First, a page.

Join TSN in a 30 teams in 30 days tour of the NHL in preparation for the upcoming season. Teams will be unveiled in reverse order of the pre-season TSN.ca Power Rankings, and the Vancouver Canucks are up next. Get the lowdown on their off-season and the issues they face this season. Use the Your Call feature to give us your take on the Canucks!
2009-10: 2009-10: 49-28-5 (3rd in West, Eliminated in Conference SF by Blackhawks)
General Manager: Mike Gillis (3rd Season)
Head Coach: Alain Vigneault (5th Season)
What they did in the off-season:
For the second straight season, the Canucks saw their playoff dreams end at the hands of the much hated Blackhawks. The summer was spent licking their wounds and re-loading for what the team hopes will be their best shot at the Stanley Cup in franchise history.
The Canucks kicked off their summer by re-signing perennial ‘goaltender of the future' Corey Schneider to a new two-year deal, with the promise that he will serve as the team's primary backup and give incumbent starter Roberto Luongo a few extra days of rest throughout the season. Seeing as they had difficulty dealing with the size and speed of the Blackhawks forward group, the Canucks looked to bolster their blueline over the summer, first with the re-signing of Aaron Rome, then by trading for Keith Ballard from the Florida Panthers in exchange for Steve Bernier and prospect Michael Grabner. Vancouver made Shane O'Brien a qualifying offer to keep the much maligned defenceman around for at least another year. The Canucks then made their biggest signal of intent as the inked shutdown defender Dan Hamhuis to a massive six-year deal, virtually ending the tenure of Willie Mitchell on the West Coast. While not a defenceman, Manny Malhotra was one of the best two-way forwards in the league last season, and the Canucks rewarded him for his efforts by signing him to a new three year deal. Jeff Tambellini was also brought in as a free agent while the likes of Mitchell, Pavol Demitra, Kyle Wellwood, Andrew Raycroft, Ryan Johnson and Brad Lukowhich were all allowed to walk.
Tanner Glass, Janik Hansen and Mason Raymond were all retained while Raffi Torres was brought in on a one-year deal. In a surprise to virtually no one, Sami Salo injured himself, tearing his Achilles tendon in training which will cause him to miss significant time this season. Fortunately the Canucks were very proactive in restocking their defence corps; so while the injury will be felt, the Canucks have adequate depth on the blue line to compensate for his loss.
Biggest issue facing the team:
Expectations heading into the season are perhaps the highest in franchise history, and for good reason. The Canucks are as stacked as any team in the NHL with great depth at forward complemented by a solid group of defenceman and an All-Star goaltender who will receive a considerable push from their hotshot rookie backup. The Canucks biggest issue may be how they handle the increased expectations while attempting to satisfy a rabid fan base who feels the time is right for the team's first championship.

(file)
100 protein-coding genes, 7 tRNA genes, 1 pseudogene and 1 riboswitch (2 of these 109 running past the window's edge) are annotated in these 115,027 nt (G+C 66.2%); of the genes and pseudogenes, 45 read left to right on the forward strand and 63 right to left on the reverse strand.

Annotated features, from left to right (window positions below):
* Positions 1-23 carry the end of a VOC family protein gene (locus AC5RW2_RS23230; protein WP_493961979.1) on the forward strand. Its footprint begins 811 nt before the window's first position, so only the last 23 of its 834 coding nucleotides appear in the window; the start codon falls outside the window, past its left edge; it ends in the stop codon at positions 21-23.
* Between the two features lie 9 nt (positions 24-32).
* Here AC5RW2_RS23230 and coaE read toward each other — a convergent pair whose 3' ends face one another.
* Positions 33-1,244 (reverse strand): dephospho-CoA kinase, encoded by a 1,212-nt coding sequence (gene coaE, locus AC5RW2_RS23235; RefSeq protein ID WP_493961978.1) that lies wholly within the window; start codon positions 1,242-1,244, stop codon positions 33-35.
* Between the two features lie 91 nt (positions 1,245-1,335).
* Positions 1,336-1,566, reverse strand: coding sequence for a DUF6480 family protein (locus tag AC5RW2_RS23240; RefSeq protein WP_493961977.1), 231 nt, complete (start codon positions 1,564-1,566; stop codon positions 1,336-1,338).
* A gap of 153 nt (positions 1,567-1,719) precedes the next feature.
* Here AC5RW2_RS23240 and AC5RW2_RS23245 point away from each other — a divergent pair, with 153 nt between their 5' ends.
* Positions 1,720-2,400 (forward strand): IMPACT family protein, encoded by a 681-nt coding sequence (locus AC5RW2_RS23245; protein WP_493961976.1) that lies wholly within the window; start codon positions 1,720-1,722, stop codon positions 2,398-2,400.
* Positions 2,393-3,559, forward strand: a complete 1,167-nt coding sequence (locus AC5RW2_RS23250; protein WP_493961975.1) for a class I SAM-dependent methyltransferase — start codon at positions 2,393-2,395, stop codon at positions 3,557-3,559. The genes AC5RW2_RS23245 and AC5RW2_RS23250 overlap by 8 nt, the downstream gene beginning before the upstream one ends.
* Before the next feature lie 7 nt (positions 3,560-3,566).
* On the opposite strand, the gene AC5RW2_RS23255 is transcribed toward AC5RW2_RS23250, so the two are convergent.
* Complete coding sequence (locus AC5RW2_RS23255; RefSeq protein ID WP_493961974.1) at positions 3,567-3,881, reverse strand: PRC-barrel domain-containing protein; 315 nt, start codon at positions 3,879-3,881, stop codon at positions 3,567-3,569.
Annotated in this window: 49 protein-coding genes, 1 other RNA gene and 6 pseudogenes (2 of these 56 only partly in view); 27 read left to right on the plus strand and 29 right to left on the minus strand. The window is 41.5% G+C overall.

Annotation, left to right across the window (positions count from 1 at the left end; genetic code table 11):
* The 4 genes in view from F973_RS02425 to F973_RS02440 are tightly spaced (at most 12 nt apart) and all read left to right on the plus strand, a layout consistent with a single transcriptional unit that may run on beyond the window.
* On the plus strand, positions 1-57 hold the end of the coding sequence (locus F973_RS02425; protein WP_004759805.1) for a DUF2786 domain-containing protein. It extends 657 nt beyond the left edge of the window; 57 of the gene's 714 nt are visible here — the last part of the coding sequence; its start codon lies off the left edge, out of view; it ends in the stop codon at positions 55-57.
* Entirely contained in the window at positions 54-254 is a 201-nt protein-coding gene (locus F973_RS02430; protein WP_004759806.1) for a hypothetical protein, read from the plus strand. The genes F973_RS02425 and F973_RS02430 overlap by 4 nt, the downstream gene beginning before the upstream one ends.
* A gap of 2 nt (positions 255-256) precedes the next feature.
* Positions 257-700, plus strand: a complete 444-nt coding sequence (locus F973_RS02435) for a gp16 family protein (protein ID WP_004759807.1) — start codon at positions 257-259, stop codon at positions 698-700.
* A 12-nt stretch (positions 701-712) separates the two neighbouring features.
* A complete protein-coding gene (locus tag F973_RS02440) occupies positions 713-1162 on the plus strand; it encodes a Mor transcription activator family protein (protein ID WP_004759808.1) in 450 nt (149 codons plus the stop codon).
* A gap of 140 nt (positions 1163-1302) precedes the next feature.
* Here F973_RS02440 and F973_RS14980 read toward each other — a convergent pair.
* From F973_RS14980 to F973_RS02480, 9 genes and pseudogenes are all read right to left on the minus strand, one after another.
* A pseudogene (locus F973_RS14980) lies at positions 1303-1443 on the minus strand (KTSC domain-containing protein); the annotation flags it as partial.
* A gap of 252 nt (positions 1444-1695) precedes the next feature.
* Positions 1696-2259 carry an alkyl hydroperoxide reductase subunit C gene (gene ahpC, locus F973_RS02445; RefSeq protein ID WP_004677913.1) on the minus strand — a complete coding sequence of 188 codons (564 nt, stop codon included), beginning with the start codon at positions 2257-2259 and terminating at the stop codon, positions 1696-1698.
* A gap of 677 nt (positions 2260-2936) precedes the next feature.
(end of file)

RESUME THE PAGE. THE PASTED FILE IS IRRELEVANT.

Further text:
Although Alex Burrows may miss the first month after undergoing shoulder surgery, he should slide right in on the top line and ride shotgun on the Sedin Express when he regains full health. Ryan Kesler will look to build upon his breakout season and the signings of Malhotra and Hamhuis should help the team's mediocre penalty killing. A lot of the responsibility will once again fall on the shoulders of Luongo who was not his normally stellar self last season. A great deal of this could be due to the amount of pressure he was under to perform at the Olympics where he helped Canada capture gold. With the Olympic distraction out of the way, and Cory Schneider knocking on the door, look for Bobby Lu to bounce back in a big way and the Canucks to challenge for the Cup.
Player to watch:
No matter how you slice it, Roberto Luongo will be under the microscope this season. While his regular season statistics would suggest that he had another superb season, those who watch the team closely would say otherwise. Luongo sported a 2.57 goals-against average and .913 save percentage with just four shutouts, all low water marks for his career since joining the Canucks. Bobby Lu's play really suffered during the playoffs where his already mediocre numbers ballooned once again. A lot of this may be attributed to Luongo's Olympic participation. A tournament of that magnitude in the middle of the season unquestionably saps a player both mentally and physically. It became clear down the stretch and in the post-season that Luongo was worn out. Fortunately for the Canucks there are no Olympic games in 2011 to disrupt their season and Schneider is expected to spell Luongo more often than Andrew Raycroft did last campaign. If the Canucks are able to manage Luongo's minutes better than they have in the past, then it should be a very good season in Van City this upcoming year.